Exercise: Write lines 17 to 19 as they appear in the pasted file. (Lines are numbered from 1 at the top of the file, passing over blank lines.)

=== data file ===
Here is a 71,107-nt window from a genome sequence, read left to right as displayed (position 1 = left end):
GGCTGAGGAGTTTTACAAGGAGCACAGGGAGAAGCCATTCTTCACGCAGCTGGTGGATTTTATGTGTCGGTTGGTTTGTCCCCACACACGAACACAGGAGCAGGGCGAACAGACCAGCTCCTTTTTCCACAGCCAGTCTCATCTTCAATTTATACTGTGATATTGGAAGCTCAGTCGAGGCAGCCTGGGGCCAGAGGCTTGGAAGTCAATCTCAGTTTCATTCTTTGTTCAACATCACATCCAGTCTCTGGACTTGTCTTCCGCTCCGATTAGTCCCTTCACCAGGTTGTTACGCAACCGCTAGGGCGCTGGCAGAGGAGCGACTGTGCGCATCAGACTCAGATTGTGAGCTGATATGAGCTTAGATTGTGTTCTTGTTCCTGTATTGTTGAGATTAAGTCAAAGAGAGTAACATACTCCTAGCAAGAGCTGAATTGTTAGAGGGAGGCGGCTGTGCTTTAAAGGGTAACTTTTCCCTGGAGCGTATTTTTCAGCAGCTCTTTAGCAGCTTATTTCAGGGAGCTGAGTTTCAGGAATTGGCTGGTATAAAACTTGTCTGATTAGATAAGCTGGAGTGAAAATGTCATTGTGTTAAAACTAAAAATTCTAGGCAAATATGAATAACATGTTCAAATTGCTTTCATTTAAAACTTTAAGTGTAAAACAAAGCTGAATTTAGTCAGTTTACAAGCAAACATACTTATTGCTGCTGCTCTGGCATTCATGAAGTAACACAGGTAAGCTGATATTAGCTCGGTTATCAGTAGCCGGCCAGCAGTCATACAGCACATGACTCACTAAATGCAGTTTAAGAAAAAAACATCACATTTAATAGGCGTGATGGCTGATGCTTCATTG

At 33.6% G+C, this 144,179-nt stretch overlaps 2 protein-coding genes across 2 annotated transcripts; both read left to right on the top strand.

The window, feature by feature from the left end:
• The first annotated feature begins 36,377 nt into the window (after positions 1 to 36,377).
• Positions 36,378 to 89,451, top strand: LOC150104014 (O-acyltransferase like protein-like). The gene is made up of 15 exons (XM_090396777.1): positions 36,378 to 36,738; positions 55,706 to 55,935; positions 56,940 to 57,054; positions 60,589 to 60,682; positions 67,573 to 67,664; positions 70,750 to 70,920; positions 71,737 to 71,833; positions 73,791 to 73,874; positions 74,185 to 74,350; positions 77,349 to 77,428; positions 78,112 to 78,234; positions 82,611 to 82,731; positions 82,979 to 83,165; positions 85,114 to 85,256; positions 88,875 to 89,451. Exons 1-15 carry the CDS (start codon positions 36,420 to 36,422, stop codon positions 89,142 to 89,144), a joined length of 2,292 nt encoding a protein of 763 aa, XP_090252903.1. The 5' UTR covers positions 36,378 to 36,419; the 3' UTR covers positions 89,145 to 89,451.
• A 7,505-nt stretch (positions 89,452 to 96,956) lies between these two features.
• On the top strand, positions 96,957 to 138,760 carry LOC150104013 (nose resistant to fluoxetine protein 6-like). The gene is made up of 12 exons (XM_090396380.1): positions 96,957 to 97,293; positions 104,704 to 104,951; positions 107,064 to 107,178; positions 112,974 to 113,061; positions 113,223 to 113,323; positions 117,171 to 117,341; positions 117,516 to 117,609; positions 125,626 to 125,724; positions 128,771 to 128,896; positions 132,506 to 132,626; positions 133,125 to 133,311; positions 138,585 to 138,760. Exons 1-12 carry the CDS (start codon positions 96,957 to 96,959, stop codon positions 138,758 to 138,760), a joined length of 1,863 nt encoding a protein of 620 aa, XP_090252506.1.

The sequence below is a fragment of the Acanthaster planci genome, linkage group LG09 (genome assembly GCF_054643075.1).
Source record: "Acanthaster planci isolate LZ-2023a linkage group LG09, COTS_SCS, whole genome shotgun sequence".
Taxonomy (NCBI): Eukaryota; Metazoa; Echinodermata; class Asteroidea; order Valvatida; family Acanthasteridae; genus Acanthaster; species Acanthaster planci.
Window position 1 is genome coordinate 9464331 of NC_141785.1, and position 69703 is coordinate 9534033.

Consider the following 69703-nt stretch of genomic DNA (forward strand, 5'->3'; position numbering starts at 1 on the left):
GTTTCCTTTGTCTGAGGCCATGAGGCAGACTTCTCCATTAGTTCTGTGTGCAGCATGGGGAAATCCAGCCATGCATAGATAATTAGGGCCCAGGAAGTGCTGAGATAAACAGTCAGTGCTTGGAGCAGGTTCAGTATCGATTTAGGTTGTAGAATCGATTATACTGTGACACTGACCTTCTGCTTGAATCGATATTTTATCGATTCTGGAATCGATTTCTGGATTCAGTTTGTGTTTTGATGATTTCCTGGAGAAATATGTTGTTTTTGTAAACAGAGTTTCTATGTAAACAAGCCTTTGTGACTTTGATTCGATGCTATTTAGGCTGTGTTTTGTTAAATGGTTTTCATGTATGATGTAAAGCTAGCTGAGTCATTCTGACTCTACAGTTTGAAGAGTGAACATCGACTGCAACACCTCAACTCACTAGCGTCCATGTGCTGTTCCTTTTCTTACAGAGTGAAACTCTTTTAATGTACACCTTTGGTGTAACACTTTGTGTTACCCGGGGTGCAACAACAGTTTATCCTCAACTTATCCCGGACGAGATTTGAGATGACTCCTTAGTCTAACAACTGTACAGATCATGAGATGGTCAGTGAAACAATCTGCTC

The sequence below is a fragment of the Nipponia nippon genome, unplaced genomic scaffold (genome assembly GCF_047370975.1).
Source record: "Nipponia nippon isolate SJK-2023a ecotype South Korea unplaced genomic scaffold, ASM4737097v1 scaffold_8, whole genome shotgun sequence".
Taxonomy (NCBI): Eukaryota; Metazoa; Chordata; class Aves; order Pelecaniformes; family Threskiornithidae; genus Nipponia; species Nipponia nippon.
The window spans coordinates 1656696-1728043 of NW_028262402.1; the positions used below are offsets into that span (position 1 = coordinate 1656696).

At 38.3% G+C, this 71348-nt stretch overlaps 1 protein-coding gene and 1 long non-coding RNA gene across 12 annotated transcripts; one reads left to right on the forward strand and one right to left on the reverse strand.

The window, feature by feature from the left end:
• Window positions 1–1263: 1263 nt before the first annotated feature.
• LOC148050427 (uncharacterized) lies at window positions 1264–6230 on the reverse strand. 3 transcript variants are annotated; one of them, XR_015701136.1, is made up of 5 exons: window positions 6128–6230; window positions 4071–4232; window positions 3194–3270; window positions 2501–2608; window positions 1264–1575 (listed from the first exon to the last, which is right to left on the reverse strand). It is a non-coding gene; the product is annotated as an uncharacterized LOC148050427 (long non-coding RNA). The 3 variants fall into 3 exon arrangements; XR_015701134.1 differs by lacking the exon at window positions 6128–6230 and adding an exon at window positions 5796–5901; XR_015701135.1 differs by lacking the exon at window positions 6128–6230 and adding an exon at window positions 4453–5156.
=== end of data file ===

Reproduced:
Taxonomy (NCBI): Eukaryota; Metazoa; Chordata; class Aves; order Pelecaniformes; family Threskiornithidae; genus Nipponia; species Nipponia nippon.
The window spans coordinates 1656696-1728043 of NW_028262402.1; the positions used below are offsets into that span (position 1 = coordinate 1656696).

At 38.3% G+C, this 71348-nt stretch overlaps 1 protein-coding gene and 1 long non-coding RNA gene across 12 annotated transcripts; one reads left to right on the forward strand and one right to left on the reverse strand.